For certain time zones, the time changes twice a year due to daylight saving time (DST) definitions. Data feeds honor the time zone for which the report suite is configured. If the time zone for the report suite is one that does not use DST, file delivery continues normally like any other day. If the time zone of the report suite is one that does use DST, file delivery is altered for the hour in which the time change occurs (usually 2:00 am).
When making STD -> DST time transitions (“Spring Forward”), the customer receives only 23 files. The hour that is skipped in the DST transition is omitted. For example, if the transition occurs at 2 AM, they get a file for the 1:00 hour and a file for the 3:00 hour. There is no 2:00 file because, at 2:00 STD, it becomes 3:00 DST.
When making DST -> STD transitions, (“Fall Back”), the customer gets 24 files. However, the hour of transition actually includes two hours’ worth of data. For example, if the transition occurs at 2:00 am, the file for 1:00 is delayed by one hour, but it contains data for two hours. It contains data from 1:00 DST to 2:00 STD (which would have been 3:00 DST). The next file begins at 2:00 STD.
You can optionally configure a data feed to deliver a manifest file if no data is collected for a specific period. If you enable this option, you’ll receive a manifest file similar to the following:
Datafeed-Manifest-Version: 1.0 Lookup-Files: 0 Data-Files: 0 Total-Records: 0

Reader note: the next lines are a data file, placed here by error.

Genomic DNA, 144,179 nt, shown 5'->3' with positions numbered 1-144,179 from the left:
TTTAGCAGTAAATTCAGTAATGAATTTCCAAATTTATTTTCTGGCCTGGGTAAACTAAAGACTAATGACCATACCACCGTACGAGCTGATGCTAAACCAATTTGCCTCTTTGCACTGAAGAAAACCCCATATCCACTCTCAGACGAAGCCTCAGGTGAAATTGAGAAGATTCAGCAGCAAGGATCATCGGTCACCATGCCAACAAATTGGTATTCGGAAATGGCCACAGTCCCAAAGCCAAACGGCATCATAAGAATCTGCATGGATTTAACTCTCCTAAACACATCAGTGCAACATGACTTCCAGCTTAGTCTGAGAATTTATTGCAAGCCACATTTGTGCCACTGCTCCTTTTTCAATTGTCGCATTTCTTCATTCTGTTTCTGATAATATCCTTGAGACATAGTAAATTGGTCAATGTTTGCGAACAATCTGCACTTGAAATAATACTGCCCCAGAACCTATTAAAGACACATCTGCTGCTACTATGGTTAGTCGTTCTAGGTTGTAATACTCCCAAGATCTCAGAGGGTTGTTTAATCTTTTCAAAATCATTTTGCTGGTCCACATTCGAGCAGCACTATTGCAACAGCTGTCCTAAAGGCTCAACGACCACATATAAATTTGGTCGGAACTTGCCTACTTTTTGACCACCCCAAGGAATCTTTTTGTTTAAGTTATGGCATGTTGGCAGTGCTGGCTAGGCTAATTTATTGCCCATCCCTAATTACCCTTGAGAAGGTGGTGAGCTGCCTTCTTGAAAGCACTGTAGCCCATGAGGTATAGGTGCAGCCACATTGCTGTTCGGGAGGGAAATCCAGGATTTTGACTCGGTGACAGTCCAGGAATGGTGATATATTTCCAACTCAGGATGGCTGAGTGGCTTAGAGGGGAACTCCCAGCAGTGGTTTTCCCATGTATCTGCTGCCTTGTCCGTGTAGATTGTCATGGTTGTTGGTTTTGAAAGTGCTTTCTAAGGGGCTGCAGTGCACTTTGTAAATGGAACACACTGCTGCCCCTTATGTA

In the event of an FTP transfer failure (login denied, lost connection, out of quota, etc.), Adobe attempts to automatically connect and send the data up to three separate times. If the failures persist, the feed is marked as failed and an email notification is sent.
If a transfer fails, you can rerun a job until it succeeds.
If you have issues getting a data feed to appear on your FTP site, see Troubleshoot jobs.
Once you have verified/corrected the delivery issue, rerun the job to get the files.
The common use case for Amazon S3 is that the Amazon Web Services (AWS) account owner creates a bucket, then creates a user that has permission to create objects in that bucket, and then provides credentials for that user. In this case, the objects of a user belong to the same account, and the account owner implicitly has full control of the object (read, delete, etc.). This process is similar to how FTP delivery works.
AWS also makes it possible for a user to create objects in a bucket that belong to a different user account. For example, if two AWS users, userA and userB, do not belong to the same AWS account but want to create objects in other buckets. If userA creates a bucket, say bucketA, he or she can create a bucket policy that explicitly allows userB to create objects in bucketA even though the user doesn’t own the bucket. This policy can be advantageous because it doesn’t require that userA and userB to exchange credentials. Instead, userB provides userA with their account number, and userA creates a bucket policy that essentially says “let userB create objects in bucketA”.
BucketOwnerFullControl provides cross-account rights to create objects in other buckets. If userB uploads an object to userA’s bucket, userB still “owns” that object, and, by default, userA is not granted any permissions to that object even though userA owns the bucket. This is because objects do not inherit permissions from the parent bucket. UserB must explicitly grant userA permissions because userB is still the object’s owner. To grant this permission, userB must upload the object with a BucketOwnerFullControl ACL, which specifies that the bucket owner (userA) is granted full permissions to the object (read, write, delete, etc), even though the object is “owned” by userB.